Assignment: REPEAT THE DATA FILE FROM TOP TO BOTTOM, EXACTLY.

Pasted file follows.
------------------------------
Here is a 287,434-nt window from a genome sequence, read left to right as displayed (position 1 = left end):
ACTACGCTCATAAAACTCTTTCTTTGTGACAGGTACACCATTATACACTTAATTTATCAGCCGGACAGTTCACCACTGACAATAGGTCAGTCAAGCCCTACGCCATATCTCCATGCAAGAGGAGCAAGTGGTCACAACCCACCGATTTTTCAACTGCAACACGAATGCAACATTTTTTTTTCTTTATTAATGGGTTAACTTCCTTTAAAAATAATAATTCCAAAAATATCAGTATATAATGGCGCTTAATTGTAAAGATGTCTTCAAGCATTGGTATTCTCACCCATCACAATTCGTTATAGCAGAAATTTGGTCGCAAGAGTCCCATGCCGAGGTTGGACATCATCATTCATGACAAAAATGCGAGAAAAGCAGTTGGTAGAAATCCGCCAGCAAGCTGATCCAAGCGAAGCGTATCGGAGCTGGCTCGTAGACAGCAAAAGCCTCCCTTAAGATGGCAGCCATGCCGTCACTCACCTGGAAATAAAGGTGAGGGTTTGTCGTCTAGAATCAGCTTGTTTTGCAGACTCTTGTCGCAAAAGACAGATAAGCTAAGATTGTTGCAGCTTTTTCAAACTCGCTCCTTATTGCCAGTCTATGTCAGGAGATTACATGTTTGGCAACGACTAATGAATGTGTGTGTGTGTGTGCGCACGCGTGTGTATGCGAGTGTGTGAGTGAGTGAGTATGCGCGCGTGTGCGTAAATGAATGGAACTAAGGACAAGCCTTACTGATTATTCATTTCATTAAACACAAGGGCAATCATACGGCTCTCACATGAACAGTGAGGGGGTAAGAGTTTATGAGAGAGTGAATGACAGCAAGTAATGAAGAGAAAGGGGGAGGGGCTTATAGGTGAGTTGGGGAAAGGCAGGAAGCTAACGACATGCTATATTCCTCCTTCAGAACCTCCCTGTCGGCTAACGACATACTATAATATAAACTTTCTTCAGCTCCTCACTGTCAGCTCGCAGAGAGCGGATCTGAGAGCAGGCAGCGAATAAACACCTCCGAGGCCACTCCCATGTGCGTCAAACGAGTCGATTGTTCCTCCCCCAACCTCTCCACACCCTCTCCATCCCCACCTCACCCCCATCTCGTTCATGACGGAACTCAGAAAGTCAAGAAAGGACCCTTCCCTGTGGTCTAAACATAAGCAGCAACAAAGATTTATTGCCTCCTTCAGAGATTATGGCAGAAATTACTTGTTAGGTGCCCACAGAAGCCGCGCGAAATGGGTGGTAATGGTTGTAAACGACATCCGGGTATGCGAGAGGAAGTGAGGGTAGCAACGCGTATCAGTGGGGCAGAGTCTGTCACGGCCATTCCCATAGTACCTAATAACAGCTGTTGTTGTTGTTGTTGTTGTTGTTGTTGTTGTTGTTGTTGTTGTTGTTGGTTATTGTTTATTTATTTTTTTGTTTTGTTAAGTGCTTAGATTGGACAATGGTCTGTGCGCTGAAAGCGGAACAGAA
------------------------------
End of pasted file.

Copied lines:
Here is a 287,434-nt window from a genome sequence, read left to right as displayed (position 1 = left end):
ACTACGCTCATAAAACTCTTTCTTTGTGACAGGTACACCATTATACACTTAATTTATCAGCCGGACAGTTCACCACTGACAATAGGTCAGTCAAGCCCTACGCCATATCTCCATGCAAGAGGAGCAAGTGGTCACAACCCACCGATTTTTCAACTGCAACACGAATGCAACATTTTTTTTTCTTTATTAATGGGTTAACTTCCTTTAAAAATAATAATTCCAAAAATATCAGTATATAATGGCGCTTAATTGTAAAGATGTCTTCAAGCATTGGTATTCTCACCCATCACAATTCGTTATAGCAGAAATTTGGTCGCAAGAGTCCCATGCCGAGGTTGGACATCATCATTCATGACAAAAATGCGAGAAAAGCAGTTGGTAGAAATCCGCCAGCAAGCTGATCCAAGCGAAGCGTATCGGAGCTGGCTCGTAGACAGCAAAAGCCTCCCTTAAGATGGCAGCCATGCCGTCACTCACCTGGAAATAAAGGTGAGGGTTTGTCGTCTAGAATCAGCTTGTTTTGCAGACTCTTGTCGCAAAAGACAGATAAGCTAAGATTGTTGCAGCTTTTTCAAACTCGCTCCTTATTGCCAGTCTATGTCAGGAGATTACATGTTTGGCAACGACTAATGAATGTGTGTGTGTGTGTGCGCACGCGTGTGTATGCGAGTGTGTGAGTGAGTGAGTATGCGCGCGTGTGCGTAAATGAATGGAACTAAGGACAAGCCTTACTGATTATTCATTTCATTAAACACAAGGGCAATCATACGGCTCTCACATGAACAGTGAGGGGGTAAGAGTTTATGAGAGAGTGAATGACAGCAAGTAATGAAGAGAAAGGGGGAGGGGCTTATAGGTGAGTTGGGGAAAGGCAGGAAGCTAACGACATGCTATATTCCTCCTTCAGAACCTCCCTGTCGGCTAACGACATACTATAATATAAACTTTCTTCAGCTCCTCACTGTCAGCTCGCAGAGAGCGGATCTGAGAGCAGGCAGCGAATAAACACCTCCGAGGCCACTCCCATGTGCGTCAAACGAGTCGATTGTTCCTCCCCCAACCTCTCCACACCCTCTCCATCCCCACCTCACCCCCATCTCGTTCATGACGGAACTCAGAAAGTCAAGAAAGGACCCTTCCCTGTGGTCTAAACATAAGCAGCAACAAAGATTTATTGCCTCCTTCAGAGATTATGGCAGAAATTACTTGTTAGGTGCCCACAGAAGCCGCGCGAAATGGGTGGTAATGGTTGTAAACGACATCCGGGTATGCGAGAGGAAGTGAGGGTAGCAACGCGTATCAGTGGGGCAGAGTCTGTCACGGCCATTCCCATAGTACCTAATAACAGCTGTTGTTGTTGTTGTTGTTGTTGTTGTTGTTGTTGTTGTTGTTGTTGTTGGTTATTGTTTATTTATTTTTTTGTTTTGTTAAGTGCTTAGATTGGACAATGGTCTGTGCGCTGAAAGCGGAACAGAA